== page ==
Spanking Can Be OK.

hl-admin Blog, Child custody and visitation 1 Comment

In Gonzalez v. Santa Clara County DSS 223 Cal.App.4th 72 (1-21-14) (DCA 6), on April 23, 2014, the California Supreme Court let stand the appeals court ruling that Mother’s spanking child with a wooden spoon is not reportable child abuse under the Child Abuse and Neglect Reporting Act (Pen. Code §11164 through Pen. Code §11174.3 (CANRA/Act)) if it constituted the reasonable imposition of discipline protected by the parental disciplinary privilege.

In the Gonzalez case the parents were very concerned about 12-yr.-old daughter’s lying, doing badly in school, skipping classes, and going with the wrong crowd. Normal methods of discipline had failed. Family members declared unanimously that spankings were rare in the family, had only been given for misbehavior, never given in the heat of anger, and were almost always given by father with an open hand. Father was coming home late the day of the incident at issue and told mother she should discipline daughter with a wooden spoon because of her hand condition. Per mother, she gave daughter five or six spanks on the bottom, one for each task not done and for making excuses; daughter was fully clothed and not crying or screaming during the spanking. Spanking did produce visible bruises.
Next day, daughter told some friends, one of whom “tricked” her into reporting it to a school employee, who filled out a child abuse form. Dept. of Social Services (DSS) found social worker’s report “substantiated,” and submitted it to the state Dept. of Justice for inclusion in the Child Abuse Central Index (CACI) under the Child Abuse and Neglect Reporting Act (Pen. Code §11164 through Pen. Code §11174.3 (CANRA/Act)). Mother lost admin. appeal and her petition for administrative mandamus was denied.

On appeal to Court of Appeal, she contended that neither the DSS nor Superior Court gave any weight to the right of a parent to impose reasonable discipline on his or her child. Court of Appeal agreed, also sustaining her contention that the hearing officer committed prejudicial abuse of discretion by refusing to permit daughter to testify, citing the rationale-“which flew in the face of the only evidence before him”-that she would be traumatized by the experience. Court reversed with directions for Superior Court to order DSS to either conduct a new hearing or set aside its finding that the report was “substantiated” and to inform the DOJ that the report was “unfounded.”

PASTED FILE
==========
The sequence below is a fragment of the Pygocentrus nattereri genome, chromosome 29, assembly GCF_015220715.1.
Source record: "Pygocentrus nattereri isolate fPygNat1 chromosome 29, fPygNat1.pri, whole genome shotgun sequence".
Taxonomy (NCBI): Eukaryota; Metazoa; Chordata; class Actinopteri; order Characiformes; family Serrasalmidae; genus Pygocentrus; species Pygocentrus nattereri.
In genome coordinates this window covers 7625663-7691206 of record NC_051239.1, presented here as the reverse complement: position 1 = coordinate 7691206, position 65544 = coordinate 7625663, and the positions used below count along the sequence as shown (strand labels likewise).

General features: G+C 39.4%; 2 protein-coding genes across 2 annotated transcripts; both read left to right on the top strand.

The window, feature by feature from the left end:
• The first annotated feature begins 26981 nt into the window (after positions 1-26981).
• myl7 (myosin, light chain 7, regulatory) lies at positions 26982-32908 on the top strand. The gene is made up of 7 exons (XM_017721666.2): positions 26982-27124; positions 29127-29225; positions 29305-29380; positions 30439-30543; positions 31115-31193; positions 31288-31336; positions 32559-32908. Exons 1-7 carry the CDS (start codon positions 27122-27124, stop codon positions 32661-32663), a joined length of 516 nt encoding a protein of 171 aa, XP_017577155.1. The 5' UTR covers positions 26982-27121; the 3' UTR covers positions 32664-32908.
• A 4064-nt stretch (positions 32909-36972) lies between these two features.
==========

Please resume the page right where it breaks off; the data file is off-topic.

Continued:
HELD: Mother’s spanking C with a wooden spoon is not reportable child abuse under CANRA if it constituted the reasonable imposition of discipline protected by the parental disciplinary privilege.

Parental Disciplinary Privilege

“[P]arents are privileged to ‘administer reasonable punishment with impunity,’ but the parent who ‘exceeds that limit . . . commits a battery and is civilly liable for the consequences.’ (Gillett v. Gillett (1959) 168 Cal.App.2d 102, 104; see 5 Witkin, Summary of Cal. Law (10th ed. 2005) Torts §28, pp. 88-91; see Rest.2d Torts, §§147-155.)” (Gonzalez v. Santa Clara Dept. of Social Services, supra, 223 Cal.App.4th at p. 86.)

Mother had specifically invoked the privilege at the admin. hearing and in the trial ct. Neither acknowledged the entitlement and neither gave any consideration to the question whether the spanking here fell within the zone of reasonable discipline. Court of Appeal discussed the privilege and CANRA in depth and concluded “the parental privilege to impose reasonable physical discipline upon a child must be incorporated into CANRA’s definitions of what constitutes ‘”willful harming or injuring of a child”‘ (Pen. Code §11165.3) and ‘”unlawful corporal punishment or injury”‘ (Pen. Code §11165.4). It follows that Mother’s conduct here was not reportable child abuse if it constituted the reasonable imposition of discipline.” (Id. at p. 90.)

Trial ct. erred in refusing to consider whether mother’s conduct constituted reasonable parental discipline. Instead its SOD “erected a straw man in the form of a ‘”good intentions” exception’ which ‘the legislature, in its wisdom, has elected not to include.'” (Id. at p. 90.) Court of Appeal agreed that there is no “good intentions” defense, as such, to a charge of unlawful discipline. However, did mother’s conduct fall within the privilege of a parent to impose reasonable discipline on his or her child.

“[A] genuine disciplinary intention can furnish a bar to a finding of child abuse under CANRA when the circumstances present a reasonable occasion for discipline and the discipline imposed is reasonable in kind and measure.” (Id. at p. 91.)

To be held substantiated over mother’s privilege challenge, report “must be upon the basis of a reasoned finding, supported by substantial evidence, that the spanking did not constitute reasonable discipline.” (Id. at p. 95.) Court returned matter to DSS with instructions to hold a new hearing or to modify its decision to find the report unfounded and so notify DOJ to expunge report from CACI.

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